huge mistake researchers kaatsu when compared with the control group - no rigidly prescribed protocol technology performance movement.

If supported by the constant muscle tension the whole approach is Sm02 drops to zero, and does not require any wiring. 

Not to understand that the muscles themselves block 90-95% bloodstream that no wiring needed - a gross error.

Elite bodybuilders training full time in no-relax mode - "pumping".

My bodyweight norelax squad

Graph_djprmt8z.png 

juergfeldmann

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 #6 
ber  what  the risk of  Katsuu or  BFR  is. The example  above is a typical example of a risky  workout  as you can see. In Katsuu the idea  is  to have steady info . What can you see  above  and  what happens.  It is a very different approach  and  is  perfectly  regulated  when using  NIRS  properly.  The idea  is to work out    with absolute minimal  load    as often the reasons  when we   choose  BFR  is , that we  are not allowed  to load ligament s or  bone structures   due to specif  reasons. Here   a  short inside  as an example.
This is the case
pre ops
fracture.JPG

Than post ops  and you can see why we are  not  able  or allowed  to load  heavy weight for  along time. So  goal is to maintain muscles as good as possible  plus  intramuscular  coordination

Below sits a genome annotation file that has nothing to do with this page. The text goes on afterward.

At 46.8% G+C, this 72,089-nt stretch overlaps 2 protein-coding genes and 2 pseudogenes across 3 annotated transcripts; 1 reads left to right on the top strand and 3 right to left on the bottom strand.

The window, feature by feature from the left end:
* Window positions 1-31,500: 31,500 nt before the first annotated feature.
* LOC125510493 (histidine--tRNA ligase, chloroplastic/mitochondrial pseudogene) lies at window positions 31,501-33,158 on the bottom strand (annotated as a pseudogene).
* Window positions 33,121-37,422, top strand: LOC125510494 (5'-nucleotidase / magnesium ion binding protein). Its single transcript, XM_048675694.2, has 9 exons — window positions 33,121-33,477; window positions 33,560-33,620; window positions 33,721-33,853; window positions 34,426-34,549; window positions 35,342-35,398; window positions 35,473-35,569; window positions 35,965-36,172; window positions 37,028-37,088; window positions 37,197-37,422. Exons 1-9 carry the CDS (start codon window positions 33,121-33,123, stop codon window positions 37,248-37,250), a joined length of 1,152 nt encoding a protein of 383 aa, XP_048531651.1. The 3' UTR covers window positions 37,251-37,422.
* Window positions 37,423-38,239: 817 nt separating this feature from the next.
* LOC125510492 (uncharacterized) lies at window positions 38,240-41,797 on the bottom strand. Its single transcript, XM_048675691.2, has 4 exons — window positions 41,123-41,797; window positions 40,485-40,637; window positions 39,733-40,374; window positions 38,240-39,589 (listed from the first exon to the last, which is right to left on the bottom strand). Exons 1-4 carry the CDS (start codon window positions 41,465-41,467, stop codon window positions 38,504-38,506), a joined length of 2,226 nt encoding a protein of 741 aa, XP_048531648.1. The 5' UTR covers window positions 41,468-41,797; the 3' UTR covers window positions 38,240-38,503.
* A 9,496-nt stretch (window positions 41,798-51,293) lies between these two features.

IMG_8696.JPG 

followed  by a  NIRS  controlled   BFR  workout  by the  client

smo2 thb biceps  closer look  wiht explanation  thb  smo2.jpg   You can see  in green  preparation   for the workout, confirm  that we  have  still O 2 inflow. Than   workout  which increase   pressure but maintain inflow in red.
 
Duration is given by  the  patients intramuscular  contraction ability.
 Followed  by yellow relaxation  so    free flow  and   pooling outflow   and confirmation of a  still activity ( often pain related  with  problem  to actually relax   dd  fast and complete   and O2 still used. If  we have a   already  utilization problem  like  loss of mitochondria  due to muscle  damage  we can already stimulate this  situation with some respiratory integration as  done in this  case.


so  If supported by the constant muscle tension the whole approach is Sm02 drops to zero, and does not require any wiring. 


 so  that is  true  but has nothing to  do  with the idea  of Katsuu or  much better  BFR. What we see in the  readers example like a simple  muscle contraction creating an arterial  occlusion   which can easy be done naturally.